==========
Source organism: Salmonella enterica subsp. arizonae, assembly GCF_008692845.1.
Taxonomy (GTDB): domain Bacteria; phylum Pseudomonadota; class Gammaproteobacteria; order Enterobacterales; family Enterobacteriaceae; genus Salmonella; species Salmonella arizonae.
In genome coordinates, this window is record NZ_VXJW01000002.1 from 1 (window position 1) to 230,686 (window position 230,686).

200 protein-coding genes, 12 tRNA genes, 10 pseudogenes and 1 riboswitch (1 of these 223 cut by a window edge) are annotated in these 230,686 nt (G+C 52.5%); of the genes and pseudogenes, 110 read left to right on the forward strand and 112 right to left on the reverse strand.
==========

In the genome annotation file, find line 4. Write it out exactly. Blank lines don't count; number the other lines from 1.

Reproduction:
200 protein-coding genes, 12 tRNA genes, 10 pseudogenes and 1 riboswitch (1 of these 223 cut by a window edge) are annotated in these 230,686 nt (G+C 52.5%); of the genes and pseudogenes, 110 read left to right on the forward strand and 112 right to left on the reverse strand.